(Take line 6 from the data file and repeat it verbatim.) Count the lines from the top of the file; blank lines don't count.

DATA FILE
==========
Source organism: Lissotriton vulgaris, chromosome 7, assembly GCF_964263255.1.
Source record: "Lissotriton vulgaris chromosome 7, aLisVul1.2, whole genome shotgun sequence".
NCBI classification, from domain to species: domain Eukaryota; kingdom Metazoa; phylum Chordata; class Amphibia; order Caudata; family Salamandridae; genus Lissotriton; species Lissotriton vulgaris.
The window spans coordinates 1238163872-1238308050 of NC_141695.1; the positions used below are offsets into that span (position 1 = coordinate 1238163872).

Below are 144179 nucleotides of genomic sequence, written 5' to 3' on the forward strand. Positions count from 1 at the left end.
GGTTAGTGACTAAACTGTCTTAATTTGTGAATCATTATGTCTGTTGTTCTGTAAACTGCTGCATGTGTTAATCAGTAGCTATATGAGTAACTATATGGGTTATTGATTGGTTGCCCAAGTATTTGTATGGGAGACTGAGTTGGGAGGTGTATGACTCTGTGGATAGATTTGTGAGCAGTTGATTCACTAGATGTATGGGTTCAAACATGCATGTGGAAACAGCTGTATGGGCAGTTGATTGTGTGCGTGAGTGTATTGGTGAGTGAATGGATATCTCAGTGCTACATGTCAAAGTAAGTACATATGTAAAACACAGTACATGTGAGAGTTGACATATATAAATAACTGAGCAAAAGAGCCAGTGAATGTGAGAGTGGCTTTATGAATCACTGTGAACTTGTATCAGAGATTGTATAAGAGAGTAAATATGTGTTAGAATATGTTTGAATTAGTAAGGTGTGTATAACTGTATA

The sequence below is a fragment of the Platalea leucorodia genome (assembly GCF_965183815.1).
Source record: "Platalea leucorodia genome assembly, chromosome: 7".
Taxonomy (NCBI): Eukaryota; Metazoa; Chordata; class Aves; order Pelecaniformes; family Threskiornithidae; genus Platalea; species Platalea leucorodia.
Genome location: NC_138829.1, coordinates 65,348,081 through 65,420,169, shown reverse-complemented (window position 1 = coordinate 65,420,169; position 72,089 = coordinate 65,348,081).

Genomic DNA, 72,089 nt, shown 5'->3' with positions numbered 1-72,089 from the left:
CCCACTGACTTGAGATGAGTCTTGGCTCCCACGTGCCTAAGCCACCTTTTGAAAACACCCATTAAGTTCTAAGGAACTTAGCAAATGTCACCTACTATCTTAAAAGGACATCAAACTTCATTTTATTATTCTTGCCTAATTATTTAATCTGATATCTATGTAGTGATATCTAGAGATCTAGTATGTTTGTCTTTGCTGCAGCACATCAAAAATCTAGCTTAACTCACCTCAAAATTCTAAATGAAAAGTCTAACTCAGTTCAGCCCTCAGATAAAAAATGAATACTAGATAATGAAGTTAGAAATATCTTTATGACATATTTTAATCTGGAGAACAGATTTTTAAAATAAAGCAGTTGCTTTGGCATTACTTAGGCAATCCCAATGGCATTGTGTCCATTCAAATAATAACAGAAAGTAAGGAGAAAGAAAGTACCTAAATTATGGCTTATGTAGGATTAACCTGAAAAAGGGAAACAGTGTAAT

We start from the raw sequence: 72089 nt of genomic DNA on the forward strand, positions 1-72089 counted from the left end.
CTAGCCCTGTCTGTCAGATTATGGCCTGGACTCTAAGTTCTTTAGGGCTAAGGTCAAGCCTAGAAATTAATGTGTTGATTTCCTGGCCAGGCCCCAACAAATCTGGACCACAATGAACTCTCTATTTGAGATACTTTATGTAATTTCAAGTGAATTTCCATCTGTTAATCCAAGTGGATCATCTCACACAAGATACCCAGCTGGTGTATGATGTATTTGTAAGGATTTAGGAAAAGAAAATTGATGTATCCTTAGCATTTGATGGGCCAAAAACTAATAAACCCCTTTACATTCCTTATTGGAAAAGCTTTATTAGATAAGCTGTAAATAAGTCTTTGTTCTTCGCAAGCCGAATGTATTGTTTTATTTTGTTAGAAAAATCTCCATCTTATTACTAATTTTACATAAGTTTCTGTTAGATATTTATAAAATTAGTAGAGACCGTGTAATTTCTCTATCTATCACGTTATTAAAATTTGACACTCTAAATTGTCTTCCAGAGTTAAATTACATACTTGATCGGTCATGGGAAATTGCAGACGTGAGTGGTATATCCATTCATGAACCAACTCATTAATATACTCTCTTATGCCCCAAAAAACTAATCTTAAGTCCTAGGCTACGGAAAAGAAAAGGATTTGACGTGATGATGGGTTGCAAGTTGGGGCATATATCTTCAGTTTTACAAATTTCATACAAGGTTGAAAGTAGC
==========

GGTTAGTGACTAAACTGTCTTAATTTGTGAATCATTATGTCTGTTGTTCTGTAAACTGCTGCATGTGTTAATCAGTAGCTATATGAGTAACTATATGGGTTATTGATTGGTTGCCCAAGTATTTGTATGGGAGACTGAGTTGGGAGGTGTATGACTCTGTGGATAGATTTGTGAGCAGTTGATTCACTAGATGTATGGGTTCAAACATGCATGTGGAAACAGCTGTATGGGCAGTTGATTGTGTGCGTGAGTGTATTGGTGAGTGAATGGATATCTCAGTGCTACATGTCAAAGTAAGTACATATGTAAAACACAGTACATGTGAGAGTTGACATATATAAATAACTGAGCAAAAGAGCCAGTGAATGTGAGAGTGGCTTTATGAATCACTGTGAACTTGTATCAGAGATTGTATAAGAGAGTAAATATGTGTTAGAATATGTTTGAATTAGTAAGGTGTGTATAACTGTATA